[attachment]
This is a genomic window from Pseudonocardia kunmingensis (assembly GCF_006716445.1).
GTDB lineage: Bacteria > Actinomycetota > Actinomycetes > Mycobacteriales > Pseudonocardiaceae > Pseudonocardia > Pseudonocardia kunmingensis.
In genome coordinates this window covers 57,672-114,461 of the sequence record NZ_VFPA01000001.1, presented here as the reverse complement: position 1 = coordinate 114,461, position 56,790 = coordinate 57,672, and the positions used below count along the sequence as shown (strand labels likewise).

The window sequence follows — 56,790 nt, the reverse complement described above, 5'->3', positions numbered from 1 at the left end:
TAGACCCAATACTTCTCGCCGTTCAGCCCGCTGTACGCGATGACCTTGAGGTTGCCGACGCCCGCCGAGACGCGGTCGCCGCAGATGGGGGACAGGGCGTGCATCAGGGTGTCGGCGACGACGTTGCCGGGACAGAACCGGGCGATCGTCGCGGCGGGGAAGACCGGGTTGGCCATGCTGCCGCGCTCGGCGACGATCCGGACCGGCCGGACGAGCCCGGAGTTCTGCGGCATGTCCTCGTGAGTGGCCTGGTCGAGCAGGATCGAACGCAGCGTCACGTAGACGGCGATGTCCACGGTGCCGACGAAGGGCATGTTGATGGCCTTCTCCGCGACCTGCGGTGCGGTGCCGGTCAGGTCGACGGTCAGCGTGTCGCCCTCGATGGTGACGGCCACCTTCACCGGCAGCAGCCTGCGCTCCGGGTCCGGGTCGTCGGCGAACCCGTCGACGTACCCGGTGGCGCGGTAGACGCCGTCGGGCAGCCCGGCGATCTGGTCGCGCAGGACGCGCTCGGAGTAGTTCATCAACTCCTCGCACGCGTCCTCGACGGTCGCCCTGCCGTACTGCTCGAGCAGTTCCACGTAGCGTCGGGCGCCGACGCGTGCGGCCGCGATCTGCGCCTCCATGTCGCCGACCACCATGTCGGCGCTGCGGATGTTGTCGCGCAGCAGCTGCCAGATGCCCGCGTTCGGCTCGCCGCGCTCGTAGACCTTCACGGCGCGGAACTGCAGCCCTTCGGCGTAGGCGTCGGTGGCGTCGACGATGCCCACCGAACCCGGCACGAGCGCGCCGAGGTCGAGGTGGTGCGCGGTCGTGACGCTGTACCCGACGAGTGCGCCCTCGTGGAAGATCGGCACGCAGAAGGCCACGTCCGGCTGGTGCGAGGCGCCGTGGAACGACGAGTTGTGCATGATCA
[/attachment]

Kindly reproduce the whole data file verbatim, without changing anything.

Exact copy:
This is a genomic window from Pseudonocardia kunmingensis (assembly GCF_006716445.1).
GTDB lineage: Bacteria > Actinomycetota > Actinomycetes > Mycobacteriales > Pseudonocardiaceae > Pseudonocardia > Pseudonocardia kunmingensis.
In genome coordinates this window covers 57,672-114,461 of the sequence record NZ_VFPA01000001.1, presented here as the reverse complement: position 1 = coordinate 114,461, position 56,790 = coordinate 57,672, and the positions used below count along the sequence as shown (strand labels likewise).

The window sequence follows — 56,790 nt, the reverse complement described above, 5'->3', positions numbered from 1 at the left end:
TAGACCCAATACTTCTCGCCGTTCAGCCCGCTGTACGCGATGACCTTGAGGTTGCCGACGCCCGCCGAGACGCGGTCGCCGCAGATGGGGGACAGGGCGTGCATCAGGGTGTCGGCGACGACGTTGCCGGGACAGAACCGGGCGATCGTCGCGGCGGGGAAGACCGGGTTGGCCATGCTGCCGCGCTCGGCGACGATCCGGACCGGCCGGACGAGCCCGGAGTTCTGCGGCATGTCCTCGTGAGTGGCCTGGTCGAGCAGGATCGAACGCAGCGTCACGTAGACGGCGATGTCCACGGTGCCGACGAAGGGCATGTTGATGGCCTTCTCCGCGACCTGCGGTGCGGTGCCGGTCAGGTCGACGGTCAGCGTGTCGCCCTCGATGGTGACGGCCACCTTCACCGGCAGCAGCCTGCGCTCCGGGTCCGGGTCGTCGGCGAACCCGTCGACGTACCCGGTGGCGCGGTAGACGCCGTCGGGCAGCCCGGCGATCTGGTCGCGCAGGACGCGCTCGGAGTAGTTCATCAACTCCTCGCACGCGTCCTCGACGGTCGCCCTGCCGTACTGCTCGAGCAGTTCCACGTAGCGTCGGGCGCCGACGCGTGCGGCCGCGATCTGCGCCTCCATGTCGCCGACCACCATGTCGGCGCTGCGGATGTTGTCGCGCAGCAGCTGCCAGATGCCCGCGTTCGGCTCGCCGCGCTCGTAGACCTTCACGGCGCGGAACTGCAGCCCTTCGGCGTAGGCGTCGGTGGCGTCGACGATGCCCACCGAACCCGGCACGAGCGCGCCGAGGTCGAGGTGGTGCGCGGTCGTGACGCTGTACCCGACGAGTGCGCCCTCGTGGAAGATCGGCACGCAGAAGGCCACGTCCGGCTGGTGCGAGGCGCCGTGGAACGACGAGTTGTGCATGATCA